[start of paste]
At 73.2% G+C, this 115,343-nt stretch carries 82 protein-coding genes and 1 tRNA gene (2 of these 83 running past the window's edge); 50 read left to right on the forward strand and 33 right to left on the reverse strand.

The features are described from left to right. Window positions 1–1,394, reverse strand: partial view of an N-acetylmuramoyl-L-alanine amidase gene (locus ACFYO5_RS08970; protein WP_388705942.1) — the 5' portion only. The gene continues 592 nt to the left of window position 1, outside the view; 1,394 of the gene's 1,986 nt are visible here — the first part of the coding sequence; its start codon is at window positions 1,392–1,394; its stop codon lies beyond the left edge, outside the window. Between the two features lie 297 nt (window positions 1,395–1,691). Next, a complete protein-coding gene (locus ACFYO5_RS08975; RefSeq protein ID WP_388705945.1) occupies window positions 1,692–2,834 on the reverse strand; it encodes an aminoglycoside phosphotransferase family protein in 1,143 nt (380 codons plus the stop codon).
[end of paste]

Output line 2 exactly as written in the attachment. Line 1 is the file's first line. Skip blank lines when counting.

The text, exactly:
The features are described from left to right. Window positions 1–1,394, reverse strand: partial view of an N-acetylmuramoyl-L-alanine amidase gene (locus ACFYO5_RS08970; protein WP_388705942.1) — the 5' portion only. The gene continues 592 nt to the left of window position 1, outside the view; 1,394 of the gene's 1,986 nt are visible here — the first part of the coding sequence; its start codon is at window positions 1,392–1,394; its stop codon lies beyond the left edge, outside the window. Between the two features lie 297 nt (window positions 1,395–1,691). Next, a complete protein-coding gene (locus ACFYO5_RS08975; RefSeq protein ID WP_388705945.1) occupies window positions 1,692–2,834 on the reverse strand; it encodes an aminoglycoside phosphotransferase family protein in 1,143 nt (380 codons plus the stop codon).